- On March 25, 2020, a ban on leaving Australia was also put in place as an “emergency requirement” under the Biosecurity Act.
- If any citizen or permanent resident wishes to leave Australia they must apply for an exemption and have a compelling reason. To date, two out of three requests to leave the country have been denied. This comes amid reports of Australians facing huge hurdles to see sick and dying relatives overseas.
- Whilst international law recognises the right to leave any country, including your own, there is no equivalent constitutional protection in Australia. Therefore, Australians do not have a constitutional right to leave Australia.
- International law also provides that no one shall be arbitrarily deprived of the right to enter his or her own country. The United Nations has expressed the view that there are very few, if any, circumstances, in which a government’s denial of their citizens’ right to enter their own country would be justified.
- Although, legally, Australians are still ‘allowed’ to return to Australia, the practical barriers preventing many from returning amount to a constructive denial of their right to return. For example, an Australian who wishes to return to the country between now and the end of the year is now in a position where they may not be able to book any flight that will in fact get them home, even if they can afford to pay inflated flight prices and quarantine fees. These difficulties are a direct result of the introduction and subsequent reduction in the Caps and in many cases temporary visa holders taking priority.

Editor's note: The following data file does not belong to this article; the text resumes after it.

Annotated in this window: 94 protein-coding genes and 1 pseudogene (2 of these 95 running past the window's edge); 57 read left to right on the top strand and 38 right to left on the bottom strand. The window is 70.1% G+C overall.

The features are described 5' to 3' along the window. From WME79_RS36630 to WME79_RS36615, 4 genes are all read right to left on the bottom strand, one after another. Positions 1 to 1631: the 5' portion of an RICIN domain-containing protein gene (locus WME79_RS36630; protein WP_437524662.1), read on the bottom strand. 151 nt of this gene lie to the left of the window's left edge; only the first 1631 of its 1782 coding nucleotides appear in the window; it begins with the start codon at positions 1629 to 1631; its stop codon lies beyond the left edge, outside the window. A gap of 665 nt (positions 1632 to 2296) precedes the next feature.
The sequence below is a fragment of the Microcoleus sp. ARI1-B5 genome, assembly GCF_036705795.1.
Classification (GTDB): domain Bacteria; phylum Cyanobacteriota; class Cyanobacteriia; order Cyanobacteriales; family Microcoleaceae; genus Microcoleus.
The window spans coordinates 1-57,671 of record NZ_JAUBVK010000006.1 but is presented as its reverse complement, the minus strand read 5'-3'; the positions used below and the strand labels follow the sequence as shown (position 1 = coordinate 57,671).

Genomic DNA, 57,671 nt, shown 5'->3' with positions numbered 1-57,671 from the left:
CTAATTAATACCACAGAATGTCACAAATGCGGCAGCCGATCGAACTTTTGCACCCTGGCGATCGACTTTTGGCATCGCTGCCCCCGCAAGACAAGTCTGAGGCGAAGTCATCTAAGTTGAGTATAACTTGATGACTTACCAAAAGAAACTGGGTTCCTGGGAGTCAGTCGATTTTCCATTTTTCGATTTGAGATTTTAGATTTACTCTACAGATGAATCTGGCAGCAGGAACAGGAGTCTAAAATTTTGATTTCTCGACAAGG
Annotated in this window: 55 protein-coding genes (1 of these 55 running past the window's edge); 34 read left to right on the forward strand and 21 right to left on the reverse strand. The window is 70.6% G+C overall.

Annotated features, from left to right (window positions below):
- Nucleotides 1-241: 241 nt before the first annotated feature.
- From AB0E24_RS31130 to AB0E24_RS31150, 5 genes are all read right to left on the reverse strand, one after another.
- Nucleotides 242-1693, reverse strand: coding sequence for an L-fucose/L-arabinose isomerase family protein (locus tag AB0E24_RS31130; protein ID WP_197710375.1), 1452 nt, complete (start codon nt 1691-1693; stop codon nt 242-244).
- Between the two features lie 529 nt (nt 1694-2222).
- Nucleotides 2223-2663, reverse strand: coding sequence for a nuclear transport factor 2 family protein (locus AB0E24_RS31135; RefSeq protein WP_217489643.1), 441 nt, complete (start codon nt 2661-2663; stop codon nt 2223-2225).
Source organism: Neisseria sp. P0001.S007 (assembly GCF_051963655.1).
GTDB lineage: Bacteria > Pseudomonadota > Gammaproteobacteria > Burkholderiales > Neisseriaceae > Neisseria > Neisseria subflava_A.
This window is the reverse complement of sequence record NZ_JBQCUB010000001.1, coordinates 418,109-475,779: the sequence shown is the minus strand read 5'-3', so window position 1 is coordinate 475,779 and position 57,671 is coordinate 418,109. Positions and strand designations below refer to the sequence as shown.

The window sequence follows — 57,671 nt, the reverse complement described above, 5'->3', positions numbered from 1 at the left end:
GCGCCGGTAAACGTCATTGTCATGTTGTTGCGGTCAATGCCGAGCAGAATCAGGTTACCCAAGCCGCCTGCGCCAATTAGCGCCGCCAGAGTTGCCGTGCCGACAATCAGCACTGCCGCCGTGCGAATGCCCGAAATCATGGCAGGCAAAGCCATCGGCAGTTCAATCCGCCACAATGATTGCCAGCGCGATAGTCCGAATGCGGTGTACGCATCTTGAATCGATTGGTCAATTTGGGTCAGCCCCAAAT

Despite countless reports of heartbreak and difficulty, the Government continues to refuse to prioritise their vulnerable citizens and permanent residents’ rights to return home. Many people are hitting their breaking point and mental health concerns are rising. Both those trapped inside and outside of their country are fed-up and demand change.
The people of Australia believe that their rights as citizens are being grossly violated and that their government has abandoned them in a time of need. We, the Australian public, hereby petition for:
1) The National Cabinet to revisit and revoke their decision to slash the Caps, reinstating them to a minimum of 6,070 international arrivals per week, and a clear time frame be provided for the phasing out of these restrictions.
2) The Government take responsibility for its decisions by actively managing and publicly reporting on who is given priority to exit and enter Australia on commercial flights. Managed by the Government (and not the airlines) - Australian citizens and permanent residents, and their immediate families, are to be given priority on all incoming commercial flights. Policies are to be put in place to ensure that no Australian citizen or permanent resident trying to return home is bumped from a flight whilst a temporary visa holder or business traveller is permitted to fly on that same flight.
3) The Australian public demand that the DFAT repatriation system is made fair, transparent and just by;
a) Publicly listing when and where DFAT flights are flying from, ahead of time.
b) Placing all those registered for a DFAT flight on a public list from the moment they have registered, giving them a queued number and an estimated waiting period as to when it will be their turn to get on a repatriation flight.
c) Prioritising vulnerable Australian citizens and permanent residents on compassionate grounds in allocating seats on repatriation flights.
4) In consultation with medical experts, the Government expedite the introduction of home quarantine for fully-vaccinated travellers, in order to take pressure off the hotel quarantine system, and allow for an increase in the Caps.
SIGN TWICE ~ HERE AND AT PARLIAMENT OF AUSTRALIA